Phase 3 introduced Rails and all it’s magic, making sinatra the horse draw carriage compared to the ferrari that is rails. For this project, I once again kept the main theme that has driven the previous 2 projects from cli to sinatra. Tasked with building a web app, I set out to create, as most have already, a blog to create and review drinks, titled Booze-Hound.
One of the requirements was to set up a way to login using some form of authentication beyond just the regular password, that’s where omniauth comes in. Omniauth is a gem in rails that lets you use multiple authentication providers alongside the usual username/password getup. Essentially allowing you to sign in using your preferred credentials from either Google, Facebook, Twitter, etc. You probably already have an with one or more of those, it just makes life easier to use an already established id. My go to choice was google, and while setting it up can prove a little tricky the payoff is well worth it.
To begin lets get setup in google, head to the Google cloud platform https://console.developers.google.com/ , on the sidebar of APIs & Services click credentials, here you will and create a new project and following the onscreen instructions you can get setup really quickly at the end of this you should be presented with you Google client ID and Secret, save those we are going to need them.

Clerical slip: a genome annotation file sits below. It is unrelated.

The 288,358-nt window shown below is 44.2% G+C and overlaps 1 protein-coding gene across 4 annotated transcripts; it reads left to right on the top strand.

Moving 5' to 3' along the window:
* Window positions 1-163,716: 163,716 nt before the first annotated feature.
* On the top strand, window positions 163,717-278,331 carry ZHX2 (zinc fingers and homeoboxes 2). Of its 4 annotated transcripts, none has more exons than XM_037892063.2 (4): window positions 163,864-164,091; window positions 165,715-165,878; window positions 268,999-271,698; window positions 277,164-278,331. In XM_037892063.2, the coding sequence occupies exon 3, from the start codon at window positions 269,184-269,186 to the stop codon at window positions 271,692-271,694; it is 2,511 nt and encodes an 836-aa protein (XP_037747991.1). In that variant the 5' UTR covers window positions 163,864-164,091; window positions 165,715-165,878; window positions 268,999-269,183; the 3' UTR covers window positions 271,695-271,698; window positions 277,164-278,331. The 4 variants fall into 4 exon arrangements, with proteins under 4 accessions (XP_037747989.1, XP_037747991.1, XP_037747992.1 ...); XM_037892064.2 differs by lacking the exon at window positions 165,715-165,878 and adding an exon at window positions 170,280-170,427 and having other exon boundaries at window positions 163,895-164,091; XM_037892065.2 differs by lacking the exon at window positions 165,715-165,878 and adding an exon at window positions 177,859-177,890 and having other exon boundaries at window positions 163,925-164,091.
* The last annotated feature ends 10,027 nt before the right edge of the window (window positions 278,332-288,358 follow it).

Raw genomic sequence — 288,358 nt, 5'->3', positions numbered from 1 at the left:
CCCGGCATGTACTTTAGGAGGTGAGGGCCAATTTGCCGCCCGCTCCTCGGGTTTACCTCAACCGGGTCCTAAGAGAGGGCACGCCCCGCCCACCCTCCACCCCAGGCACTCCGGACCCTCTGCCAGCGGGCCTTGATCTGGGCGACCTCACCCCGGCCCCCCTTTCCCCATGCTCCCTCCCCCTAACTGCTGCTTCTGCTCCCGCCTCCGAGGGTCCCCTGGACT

Next to your app, first lets set up our gems, add omniauth, omniauth-google-oauth2, dotenv-rails to you gemfile (don’t forget to bundle). In your config/initializers/ create new file omniauth.rb and enter the code below
Rails.application.config.middleware.use OmniAuth::Builder do
provider :google_oauth2, ENV[‘GOOGLE_CLIENT_ID’], ENV[‘GOOGLE_CLIENT_SECRET’]
Next lets config/routes, we are adding the following: get ‘auth/:provider/callback’, to: ‘sessions#omniauth’
Over to our sessions controller and we will first create a private method auth: def auth
second will will create a method called omniauth to relate to our route we added. It is here that i suggest debugging with your preferred debugger, calling auth the the console will allow us to see what attributes are available and we can decided what to use to authenticate the user, (remember if you choose attributes your user model doesn’t already have you will have to setup migrations to add them). Once decided we can go ahead and write our login login in the omniauth method, also most similar to the create method of the same controller.
Go ahead and build your “login with Google” link where you have your login link and you are good to go. The step mostly play out the same with other providers but pay attention to the little details, like each provider has their own specific gem. Good luck and happy developing with rails.